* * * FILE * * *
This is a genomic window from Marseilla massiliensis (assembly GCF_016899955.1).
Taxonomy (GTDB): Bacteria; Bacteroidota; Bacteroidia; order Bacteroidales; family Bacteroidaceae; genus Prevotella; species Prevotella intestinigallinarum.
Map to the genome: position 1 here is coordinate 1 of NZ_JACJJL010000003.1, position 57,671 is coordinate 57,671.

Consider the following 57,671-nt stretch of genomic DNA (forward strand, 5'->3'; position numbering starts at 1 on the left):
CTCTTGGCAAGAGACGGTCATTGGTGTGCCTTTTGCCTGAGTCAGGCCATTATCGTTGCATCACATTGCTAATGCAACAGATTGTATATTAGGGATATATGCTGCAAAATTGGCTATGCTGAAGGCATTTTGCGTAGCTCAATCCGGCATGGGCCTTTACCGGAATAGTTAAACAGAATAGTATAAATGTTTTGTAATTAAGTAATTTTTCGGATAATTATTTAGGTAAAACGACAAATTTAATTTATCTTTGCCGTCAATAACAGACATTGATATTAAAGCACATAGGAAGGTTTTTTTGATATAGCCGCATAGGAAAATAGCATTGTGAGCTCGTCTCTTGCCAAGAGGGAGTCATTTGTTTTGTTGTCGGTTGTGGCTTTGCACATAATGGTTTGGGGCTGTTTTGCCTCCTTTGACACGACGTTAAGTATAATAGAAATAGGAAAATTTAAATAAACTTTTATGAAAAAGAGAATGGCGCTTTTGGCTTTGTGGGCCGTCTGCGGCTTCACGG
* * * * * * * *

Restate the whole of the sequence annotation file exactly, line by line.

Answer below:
This is a genomic window from Marseilla massiliensis (assembly GCF_016899955.1).
Taxonomy (GTDB): Bacteria; Bacteroidota; Bacteroidia; order Bacteroidales; family Bacteroidaceae; genus Prevotella; species Prevotella intestinigallinarum.
Map to the genome: position 1 here is coordinate 1 of NZ_JACJJL010000003.1, position 57,671 is coordinate 57,671.

Consider the following 57,671-nt stretch of genomic DNA (forward strand, 5'->3'; position numbering starts at 1 on the left):
CTCTTGGCAAGAGACGGTCATTGGTGTGCCTTTTGCCTGAGTCAGGCCATTATCGTTGCATCACATTGCTAATGCAACAGATTGTATATTAGGGATATATGCTGCAAAATTGGCTATGCTGAAGGCATTTTGCGTAGCTCAATCCGGCATGGGCCTTTACCGGAATAGTTAAACAGAATAGTATAAATGTTTTGTAATTAAGTAATTTTTCGGATAATTATTTAGGTAAAACGACAAATTTAATTTATCTTTGCCGTCAATAACAGACATTGATATTAAAGCACATAGGAAGGTTTTTTTGATATAGCCGCATAGGAAAATAGCATTGTGAGCTCGTCTCTTGCCAAGAGGGAGTCATTTGTTTTGTTGTCGGTTGTGGCTTTGCACATAATGGTTTGGGGCTGTTTTGCCTCCTTTGACACGACGTTAAGTATAATAGAAATAGGAAAATTTAAATAAACTTTTATGAAAAAGAGAATGGCGCTTTTGGCTTTGTGGGCCGTCTGCGGCTTCACGG